Here are several images of Proctor’s Pleasure Palace (1895-1927), which was totally demolished to make way for Proctor’s atmospheric 58th Street Theatre. The PPP showed movies along with vaudeville in its final years, but was reportedly in very shabby condition by the end. By that time, the intermission tea service was just a memory:

bazookadave on October 24, 2005 at 7:21 pm

Here is a pic of the block where the RKO Proctor’s once stood. Now it’s the site of a bland office tower. All the old structures along both sides of the street have been replaced.

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I think this pic is from the same angle as the second pic posted by Warren on July 18, 2005, which shows the marquee advertising Joan Crawford in “Humoresque.”

bazookadave on October 20, 2005 at 1:32 pm

Warren I admire your knowledge of the city’s history, it is awesome! I am not sure about Alexander’s, my mom used to take me there in the subway from uptown, way back in the 60s. One of my earliest memories is a floor in Alexander’s where there was a section I used to call the “Pretty Lights,” it was an island in the middle of one of the floors where there were mannequins displaying all the wildest 60s wear for women. However I have no recollection of the RKO Proctor’s and neither does my mom. She does recall the RKO on 86th and believes she and my dad saw “Rio Bravo” there around 1960, when they first moved to the area.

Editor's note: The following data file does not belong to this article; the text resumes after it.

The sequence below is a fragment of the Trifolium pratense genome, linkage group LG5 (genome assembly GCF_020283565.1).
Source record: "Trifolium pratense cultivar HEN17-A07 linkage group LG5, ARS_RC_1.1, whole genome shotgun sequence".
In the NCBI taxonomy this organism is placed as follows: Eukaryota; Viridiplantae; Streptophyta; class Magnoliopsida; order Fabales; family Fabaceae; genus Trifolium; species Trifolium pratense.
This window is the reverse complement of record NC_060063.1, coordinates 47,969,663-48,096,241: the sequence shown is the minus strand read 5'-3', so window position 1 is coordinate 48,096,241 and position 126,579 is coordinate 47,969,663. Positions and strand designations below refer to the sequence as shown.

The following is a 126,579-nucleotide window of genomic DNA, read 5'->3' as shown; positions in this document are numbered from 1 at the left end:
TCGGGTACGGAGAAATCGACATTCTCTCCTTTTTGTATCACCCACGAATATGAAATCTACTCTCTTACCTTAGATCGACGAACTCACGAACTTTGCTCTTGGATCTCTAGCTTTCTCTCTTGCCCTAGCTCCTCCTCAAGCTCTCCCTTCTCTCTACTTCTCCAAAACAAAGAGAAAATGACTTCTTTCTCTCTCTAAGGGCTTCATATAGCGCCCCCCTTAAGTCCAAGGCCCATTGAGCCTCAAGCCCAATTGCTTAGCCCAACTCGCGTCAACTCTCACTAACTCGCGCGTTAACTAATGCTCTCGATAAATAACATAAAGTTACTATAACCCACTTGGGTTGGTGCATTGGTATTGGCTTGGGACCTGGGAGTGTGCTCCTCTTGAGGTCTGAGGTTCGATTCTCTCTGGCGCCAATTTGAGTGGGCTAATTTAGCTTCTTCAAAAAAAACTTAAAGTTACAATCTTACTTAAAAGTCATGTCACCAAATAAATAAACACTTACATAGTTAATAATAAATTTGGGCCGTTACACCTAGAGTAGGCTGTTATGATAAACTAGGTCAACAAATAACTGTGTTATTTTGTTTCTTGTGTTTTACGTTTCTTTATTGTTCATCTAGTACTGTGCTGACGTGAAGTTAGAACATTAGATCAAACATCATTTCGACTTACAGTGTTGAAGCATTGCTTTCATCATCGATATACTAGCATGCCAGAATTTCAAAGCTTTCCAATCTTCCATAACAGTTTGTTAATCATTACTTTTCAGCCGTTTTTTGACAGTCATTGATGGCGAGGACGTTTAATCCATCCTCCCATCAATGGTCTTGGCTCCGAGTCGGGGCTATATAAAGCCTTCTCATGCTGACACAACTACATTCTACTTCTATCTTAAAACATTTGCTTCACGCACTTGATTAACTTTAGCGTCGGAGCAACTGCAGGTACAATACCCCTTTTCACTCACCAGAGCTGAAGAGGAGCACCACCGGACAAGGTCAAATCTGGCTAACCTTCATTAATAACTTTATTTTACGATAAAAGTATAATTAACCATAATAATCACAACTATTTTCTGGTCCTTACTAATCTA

Warren G. Harris
Warren G. Harris on October 19, 2005 at 8:45 pm

Alexander’s was a latecomer to that area, and might have been built after Proctor’s 58th Street was demolished. I’m not sure…That block where Alexander’s stood was once supposed to be home for the Roxy Mansion, which was to front on Lexington Avenue between 58th & 59th Streets. They even had a ground-breaking ceremony for it, but construction never actually started due to the bankruptcy of William Fox, who had planned a Roxy circuit after he bought control of the Roxy Theatre. Only one theatre got built, the Roxy Midway, which had become the Warner Beacon by the time it opened.

bazookadave on October 19, 2005 at 5:40 pm

This theatre must have been something to see!!! I recently walked past…all of 58th street between Third and Lexington is new post-1970 architecture. The bland office tower that replaced the RKO is flanked by equally bland glass box buildings. Across the street, the old Alexander’s is replaced by the new Bloomberg Building. Everything is glass and steel and modern, the street is like a futuristic starbase from one of the Star Trek movies. It would be fab if someone would build a replica of the original RKO Proctor’s or any other atmospheric, but I guess that kind of thing just doesn’t happen.

Warren G. Harris
Warren G. Harris on September 15, 2005 at 11:56 am